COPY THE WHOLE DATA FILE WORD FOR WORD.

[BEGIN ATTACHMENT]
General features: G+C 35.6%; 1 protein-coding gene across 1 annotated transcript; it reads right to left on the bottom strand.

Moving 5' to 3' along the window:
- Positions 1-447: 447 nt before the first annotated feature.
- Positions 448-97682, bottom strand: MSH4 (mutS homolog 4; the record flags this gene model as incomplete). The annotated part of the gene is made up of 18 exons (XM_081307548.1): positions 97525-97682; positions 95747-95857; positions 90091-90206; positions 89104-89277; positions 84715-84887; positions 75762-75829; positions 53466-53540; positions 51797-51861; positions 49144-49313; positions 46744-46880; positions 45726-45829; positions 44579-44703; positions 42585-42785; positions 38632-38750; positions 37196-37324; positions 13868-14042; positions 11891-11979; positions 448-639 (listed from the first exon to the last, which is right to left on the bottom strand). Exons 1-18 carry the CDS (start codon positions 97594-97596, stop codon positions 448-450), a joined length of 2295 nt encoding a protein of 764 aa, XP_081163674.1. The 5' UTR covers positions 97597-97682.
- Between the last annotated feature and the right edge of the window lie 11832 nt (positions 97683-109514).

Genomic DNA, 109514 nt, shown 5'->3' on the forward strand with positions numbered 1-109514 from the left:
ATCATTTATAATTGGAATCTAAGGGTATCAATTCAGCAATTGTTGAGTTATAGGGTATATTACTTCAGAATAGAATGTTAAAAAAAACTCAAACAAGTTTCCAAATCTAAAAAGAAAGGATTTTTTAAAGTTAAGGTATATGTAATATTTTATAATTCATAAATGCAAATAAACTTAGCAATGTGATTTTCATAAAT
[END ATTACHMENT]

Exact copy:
General features: G+C 35.6%; 1 protein-coding gene across 1 annotated transcript; it reads right to left on the bottom strand.

Moving 5' to 3' along the window:
- Positions 1-447: 447 nt before the first annotated feature.
- Positions 448-97682, bottom strand: MSH4 (mutS homolog 4; the record flags this gene model as incomplete). The annotated part of the gene is made up of 18 exons (XM_081307548.1): positions 97525-97682; positions 95747-95857; positions 90091-90206; positions 89104-89277; positions 84715-84887; positions 75762-75829; positions 53466-53540; positions 51797-51861; positions 49144-49313; positions 46744-46880; positions 45726-45829; positions 44579-44703; positions 42585-42785; positions 38632-38750; positions 37196-37324; positions 13868-14042; positions 11891-11979; positions 448-639 (listed from the first exon to the last, which is right to left on the bottom strand). Exons 1-18 carry the CDS (start codon positions 97594-97596, stop codon positions 448-450), a joined length of 2295 nt encoding a protein of 764 aa, XP_081163674.1. The 5' UTR covers positions 97597-97682.
- Between the last annotated feature and the right edge of the window lie 11832 nt (positions 97683-109514).

Genomic DNA, 109514 nt, shown 5'->3' on the forward strand with positions numbered 1-109514 from the left:
ATCATTTATAATTGGAATCTAAGGGTATCAATTCAGCAATTGTTGAGTTATAGGGTATATTACTTCAGAATAGAATGTTAAAAAAAACTCAAACAAGTTTCCAAATCTAAAAAGAAAGGATTTTTTAAAGTTAAGGTATATGTAATATTTTATAATTCATAAATGCAAATAAACTTAGCAATGTGATTTTCATAAAT